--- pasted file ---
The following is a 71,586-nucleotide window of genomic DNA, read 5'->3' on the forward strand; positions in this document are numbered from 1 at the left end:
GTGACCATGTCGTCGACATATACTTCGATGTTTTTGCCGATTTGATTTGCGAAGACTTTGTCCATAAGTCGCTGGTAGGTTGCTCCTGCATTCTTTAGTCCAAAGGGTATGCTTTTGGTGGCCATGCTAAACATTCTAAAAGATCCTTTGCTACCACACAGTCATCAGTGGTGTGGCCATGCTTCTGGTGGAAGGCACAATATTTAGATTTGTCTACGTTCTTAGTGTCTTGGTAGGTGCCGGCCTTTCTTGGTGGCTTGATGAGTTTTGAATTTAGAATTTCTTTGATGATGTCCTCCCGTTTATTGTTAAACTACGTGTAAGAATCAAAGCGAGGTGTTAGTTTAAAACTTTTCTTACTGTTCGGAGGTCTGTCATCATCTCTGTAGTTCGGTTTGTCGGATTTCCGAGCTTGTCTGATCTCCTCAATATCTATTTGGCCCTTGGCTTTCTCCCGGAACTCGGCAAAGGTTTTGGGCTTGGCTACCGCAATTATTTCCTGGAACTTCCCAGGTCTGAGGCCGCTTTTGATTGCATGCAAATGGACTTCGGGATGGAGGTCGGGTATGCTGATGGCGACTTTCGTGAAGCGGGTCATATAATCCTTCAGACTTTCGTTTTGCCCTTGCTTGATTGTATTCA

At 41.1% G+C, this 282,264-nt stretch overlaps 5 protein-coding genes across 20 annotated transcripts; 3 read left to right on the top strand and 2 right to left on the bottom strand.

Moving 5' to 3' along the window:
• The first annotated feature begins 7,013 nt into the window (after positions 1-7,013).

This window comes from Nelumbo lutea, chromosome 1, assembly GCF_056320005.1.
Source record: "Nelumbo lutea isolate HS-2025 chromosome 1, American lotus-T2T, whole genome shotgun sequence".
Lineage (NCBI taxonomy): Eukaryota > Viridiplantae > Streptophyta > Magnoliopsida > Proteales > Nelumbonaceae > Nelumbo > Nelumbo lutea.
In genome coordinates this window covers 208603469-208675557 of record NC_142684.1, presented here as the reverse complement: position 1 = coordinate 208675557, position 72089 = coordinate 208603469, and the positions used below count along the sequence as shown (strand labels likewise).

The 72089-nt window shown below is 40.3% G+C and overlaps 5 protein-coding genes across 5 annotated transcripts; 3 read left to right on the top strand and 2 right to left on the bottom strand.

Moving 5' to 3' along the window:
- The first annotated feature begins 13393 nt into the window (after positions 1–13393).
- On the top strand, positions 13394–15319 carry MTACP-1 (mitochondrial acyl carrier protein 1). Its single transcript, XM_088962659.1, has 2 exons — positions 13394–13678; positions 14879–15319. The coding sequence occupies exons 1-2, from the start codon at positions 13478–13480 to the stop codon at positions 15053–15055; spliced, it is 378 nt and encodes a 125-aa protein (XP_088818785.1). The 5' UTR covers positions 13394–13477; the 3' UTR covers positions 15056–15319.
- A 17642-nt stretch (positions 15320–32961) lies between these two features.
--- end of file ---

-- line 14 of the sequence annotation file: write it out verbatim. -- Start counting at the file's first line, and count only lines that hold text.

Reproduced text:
- A 17642-nt stretch (positions 15320–32961) lies between these two features.